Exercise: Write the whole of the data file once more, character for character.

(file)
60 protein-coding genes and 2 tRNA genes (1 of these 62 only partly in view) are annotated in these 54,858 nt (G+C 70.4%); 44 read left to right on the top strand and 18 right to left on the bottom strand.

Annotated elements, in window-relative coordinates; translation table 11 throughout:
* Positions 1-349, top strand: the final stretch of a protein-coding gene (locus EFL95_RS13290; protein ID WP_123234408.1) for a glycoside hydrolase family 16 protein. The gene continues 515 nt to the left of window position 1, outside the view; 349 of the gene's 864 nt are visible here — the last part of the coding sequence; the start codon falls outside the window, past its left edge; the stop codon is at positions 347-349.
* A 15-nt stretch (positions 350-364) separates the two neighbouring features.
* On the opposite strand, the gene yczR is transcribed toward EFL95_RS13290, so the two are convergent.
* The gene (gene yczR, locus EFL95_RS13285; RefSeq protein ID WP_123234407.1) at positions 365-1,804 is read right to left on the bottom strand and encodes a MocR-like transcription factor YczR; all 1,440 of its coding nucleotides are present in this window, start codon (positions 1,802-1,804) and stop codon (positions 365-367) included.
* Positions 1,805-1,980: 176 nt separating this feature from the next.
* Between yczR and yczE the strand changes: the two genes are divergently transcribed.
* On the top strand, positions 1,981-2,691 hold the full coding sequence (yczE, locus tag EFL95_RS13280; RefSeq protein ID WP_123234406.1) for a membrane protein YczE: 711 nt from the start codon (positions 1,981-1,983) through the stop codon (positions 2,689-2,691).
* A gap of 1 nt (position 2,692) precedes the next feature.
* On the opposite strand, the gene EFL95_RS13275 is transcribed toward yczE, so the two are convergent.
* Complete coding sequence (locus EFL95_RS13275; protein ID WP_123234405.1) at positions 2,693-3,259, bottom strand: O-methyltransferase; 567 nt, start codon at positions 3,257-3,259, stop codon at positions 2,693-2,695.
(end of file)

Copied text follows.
60 protein-coding genes and 2 tRNA genes (1 of these 62 only partly in view) are annotated in these 54,858 nt (G+C 70.4%); 44 read left to right on the top strand and 18 right to left on the bottom strand.

Annotated elements, in window-relative coordinates; translation table 11 throughout:
* Positions 1-349, top strand: the final stretch of a protein-coding gene (locus EFL95_RS13290; protein ID WP_123234408.1) for a glycoside hydrolase family 16 protein. The gene continues 515 nt to the left of window position 1, outside the view; 349 of the gene's 864 nt are visible here — the last part of the coding sequence; the start codon falls outside the window, past its left edge; the stop codon is at positions 347-349.
* A 15-nt stretch (positions 350-364) separates the two neighbouring features.
* On the opposite strand, the gene yczR is transcribed toward EFL95_RS13290, so the two are convergent.
* The gene (gene yczR, locus EFL95_RS13285; RefSeq protein ID WP_123234407.1) at positions 365-1,804 is read right to left on the bottom strand and encodes a MocR-like transcription factor YczR; all 1,440 of its coding nucleotides are present in this window, start codon (positions 1,802-1,804) and stop codon (positions 365-367) included.
* Positions 1,805-1,980: 176 nt separating this feature from the next.
* Between yczR and yczE the strand changes: the two genes are divergently transcribed.
* On the top strand, positions 1,981-2,691 hold the full coding sequence (yczE, locus tag EFL95_RS13280; RefSeq protein ID WP_123234406.1) for a membrane protein YczE: 711 nt from the start codon (positions 1,981-1,983) through the stop codon (positions 2,689-2,691).
* A gap of 1 nt (position 2,692) precedes the next feature.
* On the opposite strand, the gene EFL95_RS13275 is transcribed toward yczE, so the two are convergent.
* Complete coding sequence (locus EFL95_RS13275; protein ID WP_123234405.1) at positions 2,693-3,259, bottom strand: O-methyltransferase; 567 nt, start codon at positions 3,257-3,259, stop codon at positions 2,693-2,695.